I agree with Mark that "draconian and emotional responses to these problems [of corporate crime], if allowed to take hold, will lead to explosive collateral damage and far worse problems in the future." But I am not proposing either draconian or emotional responses. Nor am I suggesting RICO prosecutions.
When I speak of corporate crime, I am speaking as a lawyer, and I mean behavior that has been defined to a constitutionally valid degree of clarity, declared to be criminal through legislation or judicial construction, and punishable in proportionate and suitable ways if guilt is found under the normal "proof beyond a reasonable doubt" standard.
In a corporate case, whilst the standard of proof is the same as for individuals, what we mean by intentionality, and how we show it, may well be different. The difficulty in prosecuting corporate officials has been in showing that they actually knew that decisions they made within their scope of responsibility would result in crime. To know about the decisions does not go far enough; for conviction, the prosecutor must show that they knew about the criminal result. And proof of that knowledge has been very hard to collect. Indeed, serious doubts have been raised even about the convictions of Enron's leaders.
On the other hand, convicting an organization would not necessarily require showing guilty knowledge by any particular person. Take, for example, a bribery case. Megacorp wants to drill for oil in Xistan, and hires a consultant named Smith. Smith helps the oil minister's son get admitted to Eton, and consultant Jones pays his tuition there. At some point during the boy's first year, Megacorp gets the concession. Smith and Jones were independently on retainer to Megacorp, but each claims that Eton was merely a favor for an old friend. There's no evidence to the contrary. Could either of them be convicted of violating the laws against bribery? Probably not. Could any Megacorp executive? No. Could Megacorp itself? Possibly yes. It paid money to Smith and Jones. They were its agents, seeking the concession. They did favors for the oil minister, and Megacorp got its concession.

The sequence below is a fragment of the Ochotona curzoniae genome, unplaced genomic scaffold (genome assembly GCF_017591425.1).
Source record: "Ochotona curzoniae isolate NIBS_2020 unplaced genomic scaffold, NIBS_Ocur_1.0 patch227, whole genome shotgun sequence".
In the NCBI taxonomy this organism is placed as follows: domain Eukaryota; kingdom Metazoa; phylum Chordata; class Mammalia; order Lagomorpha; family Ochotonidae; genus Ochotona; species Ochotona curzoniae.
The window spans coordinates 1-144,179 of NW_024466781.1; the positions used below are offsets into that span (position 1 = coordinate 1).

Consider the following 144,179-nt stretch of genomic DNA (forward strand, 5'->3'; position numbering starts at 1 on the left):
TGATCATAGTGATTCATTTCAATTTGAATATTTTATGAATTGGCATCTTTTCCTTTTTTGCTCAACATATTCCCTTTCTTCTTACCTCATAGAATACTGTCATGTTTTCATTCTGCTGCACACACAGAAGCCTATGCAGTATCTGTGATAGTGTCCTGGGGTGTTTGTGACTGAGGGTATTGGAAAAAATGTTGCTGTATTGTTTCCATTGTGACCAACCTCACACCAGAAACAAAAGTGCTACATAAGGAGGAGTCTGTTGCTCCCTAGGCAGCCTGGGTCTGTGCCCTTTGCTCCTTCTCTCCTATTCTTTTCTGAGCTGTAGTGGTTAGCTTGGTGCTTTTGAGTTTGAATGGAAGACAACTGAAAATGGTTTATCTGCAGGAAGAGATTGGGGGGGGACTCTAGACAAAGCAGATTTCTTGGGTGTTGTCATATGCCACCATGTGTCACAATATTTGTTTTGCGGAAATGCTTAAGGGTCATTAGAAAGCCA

Mark properly notes that the misdeeds of Enron's higher level executives cost nearly 100,000 people to lose their jobs. That is a result to be avoided. Would it not have suited the Enron case better to order the corporation to withhold bonuses and stock options from the "C" level executives there for a period of years? Or to have devised some other punishment that would fall on the stockholders and executives, rather than the workers?